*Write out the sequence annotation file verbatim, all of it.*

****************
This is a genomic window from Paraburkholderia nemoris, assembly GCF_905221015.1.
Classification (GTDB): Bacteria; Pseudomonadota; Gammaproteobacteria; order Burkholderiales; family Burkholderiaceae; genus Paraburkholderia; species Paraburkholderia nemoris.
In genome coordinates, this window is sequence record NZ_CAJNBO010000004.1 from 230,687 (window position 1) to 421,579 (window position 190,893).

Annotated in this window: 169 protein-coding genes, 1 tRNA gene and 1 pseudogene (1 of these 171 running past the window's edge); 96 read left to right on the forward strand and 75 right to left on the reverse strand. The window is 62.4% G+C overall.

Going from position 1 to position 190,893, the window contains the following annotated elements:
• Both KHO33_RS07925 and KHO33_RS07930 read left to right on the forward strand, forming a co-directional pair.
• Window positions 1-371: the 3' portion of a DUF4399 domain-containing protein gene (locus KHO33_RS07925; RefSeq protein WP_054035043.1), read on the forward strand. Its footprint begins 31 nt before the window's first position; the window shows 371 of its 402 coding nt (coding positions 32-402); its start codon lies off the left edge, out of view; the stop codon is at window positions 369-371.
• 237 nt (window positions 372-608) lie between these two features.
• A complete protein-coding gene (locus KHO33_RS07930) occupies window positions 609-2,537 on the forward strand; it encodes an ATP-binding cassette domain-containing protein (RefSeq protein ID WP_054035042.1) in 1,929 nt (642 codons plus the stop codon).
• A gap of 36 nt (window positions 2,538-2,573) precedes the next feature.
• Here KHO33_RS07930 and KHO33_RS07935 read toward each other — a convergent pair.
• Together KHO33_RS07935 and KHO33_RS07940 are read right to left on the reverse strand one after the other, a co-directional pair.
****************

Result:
This is a genomic window from Paraburkholderia nemoris, assembly GCF_905221015.1.
Classification (GTDB): Bacteria; Pseudomonadota; Gammaproteobacteria; order Burkholderiales; family Burkholderiaceae; genus Paraburkholderia; species Paraburkholderia nemoris.
In genome coordinates, this window is sequence record NZ_CAJNBO010000004.1 from 230,687 (window position 1) to 421,579 (window position 190,893).

Annotated in this window: 169 protein-coding genes, 1 tRNA gene and 1 pseudogene (1 of these 171 running past the window's edge); 96 read left to right on the forward strand and 75 right to left on the reverse strand. The window is 62.4% G+C overall.

Going from position 1 to position 190,893, the window contains the following annotated elements:
• Both KHO33_RS07925 and KHO33_RS07930 read left to right on the forward strand, forming a co-directional pair.
• Window positions 1-371: the 3' portion of a DUF4399 domain-containing protein gene (locus KHO33_RS07925; RefSeq protein WP_054035043.1), read on the forward strand. Its footprint begins 31 nt before the window's first position; the window shows 371 of its 402 coding nt (coding positions 32-402); its start codon lies off the left edge, out of view; the stop codon is at window positions 369-371.
• 237 nt (window positions 372-608) lie between these two features.
• A complete protein-coding gene (locus KHO33_RS07930) occupies window positions 609-2,537 on the forward strand; it encodes an ATP-binding cassette domain-containing protein (RefSeq protein ID WP_054035042.1) in 1,929 nt (642 codons plus the stop codon).
• A gap of 36 nt (window positions 2,538-2,573) precedes the next feature.
• Here KHO33_RS07930 and KHO33_RS07935 read toward each other — a convergent pair.
• Together KHO33_RS07935 and KHO33_RS07940 are read right to left on the reverse strand one after the other, a co-directional pair.